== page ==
Interview: Daniel Costilla, American CEV Racer
The latest in a series of interviews (Remy Gardner, Wayne Gardner, Nicky Hayden, and Gabriel Hernandez III) on the topic of getting young riders into a racing system currently dominated by Spanish and Italian riders, this interview with Daniel Costilla sheds some light on what it takes to do just that.
With his mind set on Grands Prix from an early age, Daniel and his family are doing what they must to get him onto grids with competition that will prepare him for the Moto3 World Championship.
Scott Jones: How old are you and where are you from?
Daniel Costilla: I’m fifteen years old and I live in Valley Center, California, which is about half hour north of San Diego.
SJ: Can you please tell us a bit about your riding and racing experience?
DC: I started riding motorcycles at around five years old. My first time on a bike was a Suzuki 50, which I continued riding for several years. Then I started going to little kart tracks to practice, it was just me and my dad, basically, sometimes my family, and we continued this until I was around 12 years old when I joined WERA to compete in their national series. In 2013 I continued on to the British Superbike series and the Monster Energy Motostar Class. [Daniel finished 15th overall out of 37 riders, with a season best 6th place finish Assen.] I did half the 2014 season in BSB, then at the end of 2014 I rode the final CEV Moto3 race at Valencia.
SJ: How did you pick British Superbike as a path in 2013?
DC: It came down to my family and me trying to decide where we wanted my career to go. Unfortunately, the competition here in the United States wasn’t that high, and in order for me to reach my dream of making it to MotoGP I needed really good competition.
So we decided to move to England and compete in the British Superbike series. It was a big shock at first, but my family and I handled it pretty well. We felt it was the right decision.
SJ: So rather than commute to the races, you and your family moved to the U.K. – which members of your family came with you?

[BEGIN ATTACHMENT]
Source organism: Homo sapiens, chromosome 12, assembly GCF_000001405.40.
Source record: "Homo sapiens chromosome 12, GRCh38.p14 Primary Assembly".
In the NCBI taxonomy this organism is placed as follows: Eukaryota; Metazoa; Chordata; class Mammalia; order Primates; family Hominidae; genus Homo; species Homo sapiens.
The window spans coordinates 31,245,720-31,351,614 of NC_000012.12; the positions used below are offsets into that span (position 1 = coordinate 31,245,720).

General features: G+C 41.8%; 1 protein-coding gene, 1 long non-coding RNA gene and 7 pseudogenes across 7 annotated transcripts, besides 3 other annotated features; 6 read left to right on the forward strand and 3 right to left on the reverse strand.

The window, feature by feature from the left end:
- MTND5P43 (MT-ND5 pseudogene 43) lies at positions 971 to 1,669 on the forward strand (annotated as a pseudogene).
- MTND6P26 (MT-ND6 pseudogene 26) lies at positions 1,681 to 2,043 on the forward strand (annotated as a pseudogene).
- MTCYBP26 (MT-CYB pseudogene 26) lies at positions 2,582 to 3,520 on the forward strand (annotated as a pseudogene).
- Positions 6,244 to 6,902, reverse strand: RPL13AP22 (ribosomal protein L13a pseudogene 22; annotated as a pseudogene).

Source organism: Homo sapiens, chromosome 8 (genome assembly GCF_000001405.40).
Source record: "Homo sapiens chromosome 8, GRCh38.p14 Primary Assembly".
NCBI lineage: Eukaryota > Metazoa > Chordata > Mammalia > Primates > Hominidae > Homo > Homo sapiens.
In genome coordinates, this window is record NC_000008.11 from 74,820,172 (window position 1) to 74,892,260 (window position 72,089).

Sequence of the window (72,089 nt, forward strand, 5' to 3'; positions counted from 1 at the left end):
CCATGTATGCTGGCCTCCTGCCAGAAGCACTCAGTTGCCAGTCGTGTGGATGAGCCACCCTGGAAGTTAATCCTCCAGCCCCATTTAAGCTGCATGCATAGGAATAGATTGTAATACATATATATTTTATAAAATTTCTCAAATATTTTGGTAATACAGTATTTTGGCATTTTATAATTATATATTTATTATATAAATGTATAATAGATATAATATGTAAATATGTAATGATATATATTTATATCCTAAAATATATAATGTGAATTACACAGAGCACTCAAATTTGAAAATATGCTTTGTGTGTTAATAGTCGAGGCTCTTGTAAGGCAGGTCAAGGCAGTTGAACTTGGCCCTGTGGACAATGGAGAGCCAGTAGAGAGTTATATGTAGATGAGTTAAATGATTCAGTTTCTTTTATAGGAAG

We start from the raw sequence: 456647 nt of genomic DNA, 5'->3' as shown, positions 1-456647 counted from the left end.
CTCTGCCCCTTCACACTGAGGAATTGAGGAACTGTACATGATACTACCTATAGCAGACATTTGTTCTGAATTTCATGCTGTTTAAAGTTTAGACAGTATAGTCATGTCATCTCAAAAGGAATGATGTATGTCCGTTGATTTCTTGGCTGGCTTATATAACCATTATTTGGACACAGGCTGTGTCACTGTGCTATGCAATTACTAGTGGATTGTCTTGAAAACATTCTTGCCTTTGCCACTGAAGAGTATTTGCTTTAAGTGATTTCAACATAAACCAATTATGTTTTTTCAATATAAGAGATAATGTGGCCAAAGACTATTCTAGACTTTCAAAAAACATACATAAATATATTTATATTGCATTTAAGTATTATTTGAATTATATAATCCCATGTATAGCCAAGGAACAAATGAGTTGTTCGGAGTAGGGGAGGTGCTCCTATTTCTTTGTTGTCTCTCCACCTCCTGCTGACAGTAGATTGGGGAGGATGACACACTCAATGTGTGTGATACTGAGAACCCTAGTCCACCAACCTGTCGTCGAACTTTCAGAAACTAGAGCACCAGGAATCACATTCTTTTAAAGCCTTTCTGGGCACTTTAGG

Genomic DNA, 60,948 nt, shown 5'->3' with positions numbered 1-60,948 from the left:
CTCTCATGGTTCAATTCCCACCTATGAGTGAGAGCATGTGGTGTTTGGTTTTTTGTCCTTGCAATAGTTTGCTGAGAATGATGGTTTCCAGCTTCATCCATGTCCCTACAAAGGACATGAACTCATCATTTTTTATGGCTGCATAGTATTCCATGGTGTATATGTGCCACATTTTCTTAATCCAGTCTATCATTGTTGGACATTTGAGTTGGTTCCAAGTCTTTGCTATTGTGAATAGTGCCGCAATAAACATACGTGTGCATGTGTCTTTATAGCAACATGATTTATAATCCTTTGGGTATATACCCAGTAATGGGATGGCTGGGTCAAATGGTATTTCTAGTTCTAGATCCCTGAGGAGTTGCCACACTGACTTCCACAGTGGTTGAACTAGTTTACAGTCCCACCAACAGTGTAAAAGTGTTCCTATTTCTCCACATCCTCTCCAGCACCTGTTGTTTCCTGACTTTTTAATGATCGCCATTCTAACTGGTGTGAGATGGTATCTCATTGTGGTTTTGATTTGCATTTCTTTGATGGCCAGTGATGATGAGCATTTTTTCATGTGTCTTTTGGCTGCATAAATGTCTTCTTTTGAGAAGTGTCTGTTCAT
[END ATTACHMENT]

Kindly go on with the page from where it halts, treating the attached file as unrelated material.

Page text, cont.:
DC: At first it was just me and my mom, then my brother come over later in the year. It was basically just the three of us.
SJ: How did you find the competition in the BSB Motostar class compared to what you’d seen at home in the U.S.?
DC: I’d say it was a lot higher. At first I was struggling a bit because the competition was a higher calibre, and because it was a new country, everything was new. I started toward the back of the grid, but even though I was struggling I was a lot happier because I knew I was competing against really good riders. That could only make me better. So it was a much better situation than we’d been in back in the United States.
SJ: Were you on a familiar bike in BSB Motostar or was that brand new to you as well?
DC: It was brand new to me, a KTM 125, so that was another learning curve to deal with.
SJ: And I suppose that was your first time racing outside the United States, so you were on a bunch of British tracks you’d not seen before, yes?
DC: Yes, first time racing in a different country, so it was tricky because the U.K. tracks are quite different from the U.S. tracks. So that was another big thing to learn.
SJ: Did you already have your eye on the CEV as the next step?
DC: Yes, for a long time, my family and I knew that since the CEV is one of the most competitive series, I should go there. BSB was a perfect stepping stone to get to the CEV, which is maybe the most competitive series outside of the [Moto3] World Championship. We’d been thinking about that a long time and looking for something maybe at the end of 2013, but I wasn’t really ready then. So we waited another year to make the jump to the CEV.
SJ: How did that first CEV race at Valencia go?
DC: It was with the Larresport team and it was good. I think we did well for what we had. I made the qualifying time for the race, but that weekend I think there were 57 entries, so it was quite a large field, really hard to get a qualifying lap in.
Daniel talks about the 2015 CEV season on the next page: